Arts and Entertainment
Steve Carell in the poster for new film 'Foxcatcher'
filmExclusive: First look at comic actor in first major serious role
Arts and Entertainment

TV
Arts and Entertainment
Kingston Road in Stockton is being filmed for the second series of Benefits Street
arts + entsFilming for Channel 4 has begun despite local complaints
Arts and Entertainment
Led Zeppelin

music
Arts and Entertainment
Radio presenter Scott Mills will be hitting the Strictly Come Dancing ballroom
TV
Arts and Entertainment

TV
Arts and Entertainment

TV
Arts and Entertainment
The Doctor and Clara have their first real heart to heart since he regenerated in 'Deep Breath'
tv
Arts and Entertainment
Beyonce performs in front of a Feminist sign at the MTV VMAs 2014

music
Arts and Entertainment
Miley Cyrus has taken home the prize for Video of the Year at the MTV Video Music Awards 2014

music
Arts and Entertainment
Peter Paige and Scott Lowell in Queer as Folk (Season 5)
tvA batch of shows that 'wouldn't get past a US network' could give tofu sales an unexpected lift
Arts and Entertainment
books... but seller will be hoping for more
Arts and Entertainment
John Kearns winner of the Foster's Edinburgh Comedy Award with last years winners: Bridget Christie and Frank Skinner
comedyJohn Kearns becomes the first Free Fringe act to win the top prize
Arts and Entertainment
Professor Sue Vice
booksAcademic says we should not disregard books because they unexpectedly change genre
Arts and Entertainment
Jamie Muscato performs as Michael Crawford in Stars in Their Eyes

TV
Arts and Entertainment
‘Game of Thrones’

TV
Independent
Travel Shop
the manor
Up to 70% off luxury travel
on city breaks Find out more
santorini
Up to 70% off luxury travel
on chic beach resorts Find out more
sardina foodie
Up to 70% off luxury travel
on country retreats Find out more
Have you tried new the Independent Digital Edition apps?

ES Rentals

    Independent Dating
    and  

    By clicking 'Search' you
    are agreeing to our
    Terms of Use.

    Israel-Gaza conflict: No victory for Israel despite weeks of death and devastation

    Robert Fisk: No victory for Israel despite weeks of devastation

    Palestinians have won: they are still in Gaza, and Hamas is still there
    Mary Beard writes character reference for Twitter troll who called her a 'slut'

    Unlikely friends: Mary Beard and the troll who called her a ‘filthy old slut’

    The Cambridge University classicist even wrote the student a character reference
    America’s new apartheid: Prosperous white districts are choosing to break away from black cities and go it alone

    America’s new apartheid

    Prosperous white districts are choosing to break away from black cities and go it alone
    Amazon is buying Twitch for £600m - but why do people want to watch others playing Xbox?

    What is the appeal of Twitch?

    Amazon is buying the video-game-themed online streaming site for £600m - but why do people want to watch others playing Xbox?
    Tip-tapping typewriters, ripe pongs and slides in the office: Bosses are inventing surprising ways of making us work harder

    How bosses are making us work harder

    As it is revealed that one newspaper office pumps out the sound of typewriters to increase productivity, Gillian Orr explores the other devices designed to motivate staff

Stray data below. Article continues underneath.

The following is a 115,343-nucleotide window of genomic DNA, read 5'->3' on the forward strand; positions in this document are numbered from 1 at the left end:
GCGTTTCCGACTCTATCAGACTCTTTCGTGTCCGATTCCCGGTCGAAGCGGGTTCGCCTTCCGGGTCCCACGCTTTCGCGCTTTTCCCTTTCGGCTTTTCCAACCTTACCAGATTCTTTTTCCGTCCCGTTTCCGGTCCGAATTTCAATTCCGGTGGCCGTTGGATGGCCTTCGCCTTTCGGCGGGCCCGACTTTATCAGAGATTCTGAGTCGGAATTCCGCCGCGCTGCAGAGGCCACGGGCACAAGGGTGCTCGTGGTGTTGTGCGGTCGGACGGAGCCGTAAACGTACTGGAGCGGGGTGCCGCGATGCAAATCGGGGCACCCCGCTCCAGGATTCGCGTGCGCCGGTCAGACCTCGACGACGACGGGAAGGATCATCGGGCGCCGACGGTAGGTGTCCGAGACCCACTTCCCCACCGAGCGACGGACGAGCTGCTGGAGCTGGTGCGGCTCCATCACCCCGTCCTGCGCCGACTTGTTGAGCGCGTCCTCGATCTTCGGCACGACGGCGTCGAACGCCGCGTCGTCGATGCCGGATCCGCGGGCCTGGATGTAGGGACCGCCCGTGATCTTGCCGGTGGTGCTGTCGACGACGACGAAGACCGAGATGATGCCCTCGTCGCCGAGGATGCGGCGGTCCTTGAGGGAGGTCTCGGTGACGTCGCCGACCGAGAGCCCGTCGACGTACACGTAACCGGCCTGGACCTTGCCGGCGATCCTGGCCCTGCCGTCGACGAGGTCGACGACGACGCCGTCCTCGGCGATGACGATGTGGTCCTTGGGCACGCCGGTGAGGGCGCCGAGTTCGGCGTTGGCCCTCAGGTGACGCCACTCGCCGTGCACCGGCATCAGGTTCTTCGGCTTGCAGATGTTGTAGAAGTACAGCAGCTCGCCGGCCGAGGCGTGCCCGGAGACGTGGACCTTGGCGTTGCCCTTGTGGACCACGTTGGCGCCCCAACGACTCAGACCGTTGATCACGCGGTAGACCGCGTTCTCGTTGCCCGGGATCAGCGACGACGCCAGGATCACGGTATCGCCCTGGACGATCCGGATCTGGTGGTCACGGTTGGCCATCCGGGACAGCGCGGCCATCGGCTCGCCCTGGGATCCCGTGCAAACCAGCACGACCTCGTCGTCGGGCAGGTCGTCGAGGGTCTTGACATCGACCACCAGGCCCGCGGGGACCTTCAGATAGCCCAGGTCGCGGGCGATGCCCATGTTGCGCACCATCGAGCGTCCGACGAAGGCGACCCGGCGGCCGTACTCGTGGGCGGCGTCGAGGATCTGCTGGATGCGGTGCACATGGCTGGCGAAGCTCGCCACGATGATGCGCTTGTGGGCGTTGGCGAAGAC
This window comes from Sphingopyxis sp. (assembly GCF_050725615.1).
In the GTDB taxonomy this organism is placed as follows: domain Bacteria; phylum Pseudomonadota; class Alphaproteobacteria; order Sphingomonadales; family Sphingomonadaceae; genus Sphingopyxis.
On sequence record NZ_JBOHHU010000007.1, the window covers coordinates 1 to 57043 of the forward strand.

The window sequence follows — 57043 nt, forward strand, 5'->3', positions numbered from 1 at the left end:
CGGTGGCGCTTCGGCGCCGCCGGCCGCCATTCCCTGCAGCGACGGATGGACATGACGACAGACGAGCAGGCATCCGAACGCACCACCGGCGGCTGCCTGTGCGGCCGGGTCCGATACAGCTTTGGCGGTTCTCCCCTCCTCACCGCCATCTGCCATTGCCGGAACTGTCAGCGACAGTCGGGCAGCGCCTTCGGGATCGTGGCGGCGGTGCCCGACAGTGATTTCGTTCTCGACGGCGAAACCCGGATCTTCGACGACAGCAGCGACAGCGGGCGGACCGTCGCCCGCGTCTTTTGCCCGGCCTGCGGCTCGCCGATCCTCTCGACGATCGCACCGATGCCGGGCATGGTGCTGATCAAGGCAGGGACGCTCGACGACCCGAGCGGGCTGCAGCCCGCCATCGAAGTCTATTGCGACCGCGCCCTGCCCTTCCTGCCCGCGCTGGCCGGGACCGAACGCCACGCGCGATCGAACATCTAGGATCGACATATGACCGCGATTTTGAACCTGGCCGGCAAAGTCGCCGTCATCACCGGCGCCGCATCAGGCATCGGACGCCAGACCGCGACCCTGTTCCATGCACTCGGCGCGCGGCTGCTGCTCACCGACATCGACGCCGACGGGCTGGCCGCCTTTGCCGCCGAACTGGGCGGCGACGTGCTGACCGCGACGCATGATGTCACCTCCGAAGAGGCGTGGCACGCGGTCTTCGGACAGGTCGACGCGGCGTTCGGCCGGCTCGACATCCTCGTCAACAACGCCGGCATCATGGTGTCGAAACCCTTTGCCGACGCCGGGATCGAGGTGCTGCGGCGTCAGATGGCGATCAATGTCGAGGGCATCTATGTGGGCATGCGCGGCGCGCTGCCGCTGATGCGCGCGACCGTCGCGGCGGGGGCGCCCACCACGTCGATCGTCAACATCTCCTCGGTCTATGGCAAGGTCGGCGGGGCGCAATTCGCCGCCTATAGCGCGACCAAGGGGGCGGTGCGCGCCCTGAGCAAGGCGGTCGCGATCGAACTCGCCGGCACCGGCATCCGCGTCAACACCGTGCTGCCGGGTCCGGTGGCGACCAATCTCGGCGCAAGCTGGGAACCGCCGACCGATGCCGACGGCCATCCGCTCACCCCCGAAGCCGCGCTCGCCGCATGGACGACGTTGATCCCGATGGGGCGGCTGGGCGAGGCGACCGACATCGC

Manufacturers are struggling to keep up with the resurgence in vinyl records

    Hard pressed: Resurgence in vinyl records

    As the resurgence in vinyl records continues, manufacturers and their outdated machinery are struggling to keep up with the demand
    Tony Jordan: 'I turned down the chance to research Charles Dickens for a TV series nine times ... then I found a kindred spirit'

    A tale of two writers

    Offered the chance to research Charles Dickens for a TV series, Tony Jordan turned it down. Nine times. The man behind EastEnders and Life on Mars didn’t feel right for the job. Finally, he gave in - and found an unexpected kindred spirit
    Could a later start to the school day be the most useful educational reform of all?

    Should pupils get a lie in?

    Doctors want a later start to the school day so that pupils can sleep later. Not because teenagers are lazy, explains Simon Usborne - it's all down to their circadian rhythms
    Prepare for Jewish jokes – as Jewish comedians get their own festival

    Prepare for Jewish jokes...

    ... as Jewish comedians get their own festival
    SJ Watson: 'I still can't quite believe that Before I Go to Sleep started in my head'

    A dream come true for SJ Watson

    Watson was working part time in the NHS when his debut novel, Before I Go to Sleep, became a bestseller. Now it's a Hollywood movie, too. Here he recalls the whirlwind journey from children’s ward to A-list film set
    10 best cycling bags for commuters

    10 best cycling bags for commuters

    Gear up for next week’s National Cycle to Work day with one of these practical backpacks and messenger bags
    Paul Scholes: Three at the back isn’t working yet but given time I’m hopeful Louis van Gaal can rebuild Manchester United

    Paul Scholes column

    Three at the back isn’t working yet but given time I’m hopeful Louis van Gaal can rebuild Manchester United
    Kate Bush, Hammersmith Apollo music review: A preamble, then a coup de théâtre - and suddenly the long wait felt worth it

    Kate Bush shows a voice untroubled by time

    A preamble, then a coup de théâtre - and suddenly the long wait felt worth it
    Robot sheepdog technology could be used to save people from burning buildings

    The science of herding is cracked

    Mathematical model would allow robots to be programmed to control crowds and save people from burning buildings
    Tyrant: Is the world ready for a Middle Eastern 'Dallas'?

    This tyrant doesn’t rule

    It’s billed as a Middle Eastern ‘Dallas’, so why does Fox’s new drama have a white British star?